Needing A Moment To Grieve After The Election Doesn't Make You Any Less Strong
Nov. 9 is going to be the toughest day that many of us face. Attempting to go back to work, to get normal things done, to not cry when a friendly face asks how your morning is all a little more difficult now that Donald Trump has been elected president. Xenophobic, racist, sexist rhetoric won in the wee hours of Wednesday morning, and that is a sobering conclusion to a vicious election cycle. It's also a call to action, to keep our heads held high and continue to fight for the values we hold dear — inclusiveness, equality, respect, feminism, kindness. But if you need to cry before you put on that metaphorical armor, go ahead. And don't you dare think for a second that it makes you weak.
If you do carry that fear of appearing weak, don't fret. You're certainly not alone. A 2015 study found that one in four millennials, ages 13-34 (compared to one in 10 people over age 55) feel that crying is a sign of weakness, according to The Guardian. It's understandable to feel that way, or to feel uncomfortable bursting into tears on a subway platform, but you can change the way you see your own tears.
And if you look closely at what just happened in this country, grieving over the results of the election is not only OK, it's necessary. Making sure you take time to feel that heartbreak is key to moving forward. Your tears are actually a powerful tool and the pain that prompts them is what will help us continue to fight for progress — it's what makes the need to continue the fight feel so real. And if that's not quite enough for you, there's some science to back it up. Keep in mind some studies have shown that crying may have the power to relieve stress and improve a person's mood and that some research suggests crying may actually give you endorphins, which you'll definitely need to continue to fight the patriarchy and its ugly siblings for the next four years.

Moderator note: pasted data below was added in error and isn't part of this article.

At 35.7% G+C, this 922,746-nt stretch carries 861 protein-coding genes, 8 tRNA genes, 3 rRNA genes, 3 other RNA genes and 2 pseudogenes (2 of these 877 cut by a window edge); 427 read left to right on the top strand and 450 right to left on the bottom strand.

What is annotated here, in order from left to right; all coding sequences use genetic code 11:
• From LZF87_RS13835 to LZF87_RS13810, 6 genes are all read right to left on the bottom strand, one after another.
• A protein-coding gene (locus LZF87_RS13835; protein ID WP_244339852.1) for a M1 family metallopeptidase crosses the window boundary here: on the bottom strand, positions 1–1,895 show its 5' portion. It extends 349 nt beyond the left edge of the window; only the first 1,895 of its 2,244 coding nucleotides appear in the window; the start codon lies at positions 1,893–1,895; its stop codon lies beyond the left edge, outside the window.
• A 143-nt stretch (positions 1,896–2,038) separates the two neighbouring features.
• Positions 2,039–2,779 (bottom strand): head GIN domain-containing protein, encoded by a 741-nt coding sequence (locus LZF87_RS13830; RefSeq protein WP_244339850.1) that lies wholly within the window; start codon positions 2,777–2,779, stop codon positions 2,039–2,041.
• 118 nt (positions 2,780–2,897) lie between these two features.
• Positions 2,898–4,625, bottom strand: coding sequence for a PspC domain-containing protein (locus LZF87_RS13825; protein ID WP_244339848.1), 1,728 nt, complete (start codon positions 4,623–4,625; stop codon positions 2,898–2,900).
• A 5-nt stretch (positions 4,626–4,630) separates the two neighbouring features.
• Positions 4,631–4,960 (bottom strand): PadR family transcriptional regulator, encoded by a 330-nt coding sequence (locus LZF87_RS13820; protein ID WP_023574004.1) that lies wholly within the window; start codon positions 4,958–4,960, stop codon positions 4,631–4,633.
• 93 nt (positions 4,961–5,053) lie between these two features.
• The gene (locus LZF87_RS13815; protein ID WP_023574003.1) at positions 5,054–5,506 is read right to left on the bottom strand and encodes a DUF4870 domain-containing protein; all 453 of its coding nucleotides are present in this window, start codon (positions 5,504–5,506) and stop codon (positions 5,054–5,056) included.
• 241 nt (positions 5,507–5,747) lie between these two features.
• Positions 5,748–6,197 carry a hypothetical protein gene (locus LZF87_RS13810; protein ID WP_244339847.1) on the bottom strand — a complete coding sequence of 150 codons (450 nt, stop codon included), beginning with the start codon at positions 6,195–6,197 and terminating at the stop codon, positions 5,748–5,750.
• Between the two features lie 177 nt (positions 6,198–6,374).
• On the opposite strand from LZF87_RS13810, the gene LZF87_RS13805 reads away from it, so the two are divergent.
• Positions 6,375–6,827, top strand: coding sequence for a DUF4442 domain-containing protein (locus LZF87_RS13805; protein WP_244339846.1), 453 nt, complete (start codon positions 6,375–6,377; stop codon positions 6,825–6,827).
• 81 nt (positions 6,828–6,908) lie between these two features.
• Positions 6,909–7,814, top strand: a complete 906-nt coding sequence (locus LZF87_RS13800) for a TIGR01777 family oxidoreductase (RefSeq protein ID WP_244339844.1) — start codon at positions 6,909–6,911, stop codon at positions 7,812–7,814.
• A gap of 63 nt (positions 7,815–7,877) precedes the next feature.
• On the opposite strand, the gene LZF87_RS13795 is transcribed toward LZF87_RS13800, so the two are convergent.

Still, it's hard not to feel defeated.
And this is where I admit that the headline at the top of this article is as much for me as it is for you. I sat down to write this piece after stopping around the corner for a cup of coffee in my Brooklyn neighborhood this morning, where I promptly broke into tears upon running into a friend whose only inquiry was, "How you doing this morning?" I'm generally a brave face sort of person. I know that, relatively speaking, my life is pretty easy and without too many obstacles. I don't have an excuse not to soldier through. But on Nov. 8, the results of the presidential election broke me. I cried on the floor of my apartment. I cried to my roommate. My other roommate. My computer. My roommate's dog. And on one hand, it feels wrong to weep when it's so clearly time to buck up and be strong.
On the other, I know that this moment of grief is necessary. And as President Obama said in his speech on Wednesday morning, regarding Hillary Clinton's devastating loss, "We lick our wounds. We brush ourselves off. We get back in the arena."
The first step in the President's equation is acknowledging that we have those wounds and that they need healing. So today, or tomorrow, or next week, if you find yourself needing to cry or scream or wring your hair, don't punish yourself. Know that those emotions are what will keep us going as we embark on this new era of the United States. One that will need our strength, and our tears, more than ever.